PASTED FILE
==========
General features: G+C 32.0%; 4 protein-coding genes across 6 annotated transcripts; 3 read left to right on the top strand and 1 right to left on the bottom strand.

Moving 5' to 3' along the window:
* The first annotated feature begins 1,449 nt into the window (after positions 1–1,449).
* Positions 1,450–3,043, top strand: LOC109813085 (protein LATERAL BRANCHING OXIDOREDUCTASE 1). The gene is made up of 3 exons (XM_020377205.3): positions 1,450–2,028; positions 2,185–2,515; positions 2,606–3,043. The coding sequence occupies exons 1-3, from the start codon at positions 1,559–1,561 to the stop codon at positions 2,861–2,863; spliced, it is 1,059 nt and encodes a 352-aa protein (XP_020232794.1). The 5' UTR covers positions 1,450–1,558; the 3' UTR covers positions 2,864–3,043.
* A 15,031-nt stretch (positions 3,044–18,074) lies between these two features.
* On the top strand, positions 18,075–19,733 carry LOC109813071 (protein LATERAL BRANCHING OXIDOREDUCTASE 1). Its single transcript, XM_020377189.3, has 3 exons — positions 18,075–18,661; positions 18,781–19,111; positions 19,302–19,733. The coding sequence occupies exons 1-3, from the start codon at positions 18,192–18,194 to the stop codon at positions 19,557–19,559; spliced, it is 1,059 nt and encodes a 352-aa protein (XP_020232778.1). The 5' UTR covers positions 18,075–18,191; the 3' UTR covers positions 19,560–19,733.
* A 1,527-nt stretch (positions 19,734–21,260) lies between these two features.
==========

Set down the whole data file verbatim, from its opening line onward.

General features: G+C 32.0%; 4 protein-coding genes across 6 annotated transcripts; 3 read left to right on the top strand and 1 right to left on the bottom strand.

Moving 5' to 3' along the window:
* The first annotated feature begins 1,449 nt into the window (after positions 1–1,449).
* Positions 1,450–3,043, top strand: LOC109813085 (protein LATERAL BRANCHING OXIDOREDUCTASE 1). The gene is made up of 3 exons (XM_020377205.3): positions 1,450–2,028; positions 2,185–2,515; positions 2,606–3,043. The coding sequence occupies exons 1-3, from the start codon at positions 1,559–1,561 to the stop codon at positions 2,861–2,863; spliced, it is 1,059 nt and encodes a 352-aa protein (XP_020232794.1). The 5' UTR covers positions 1,450–1,558; the 3' UTR covers positions 2,864–3,043.
* A 15,031-nt stretch (positions 3,044–18,074) lies between these two features.
* On the top strand, positions 18,075–19,733 carry LOC109813071 (protein LATERAL BRANCHING OXIDOREDUCTASE 1). Its single transcript, XM_020377189.3, has 3 exons — positions 18,075–18,661; positions 18,781–19,111; positions 19,302–19,733. The coding sequence occupies exons 1-3, from the start codon at positions 18,192–18,194 to the stop codon at positions 19,557–19,559; spliced, it is 1,059 nt and encodes a 352-aa protein (XP_020232778.1). The 5' UTR covers positions 18,075–18,191; the 3' UTR covers positions 19,560–19,733.
* A 1,527-nt stretch (positions 19,734–21,260) lies between these two features.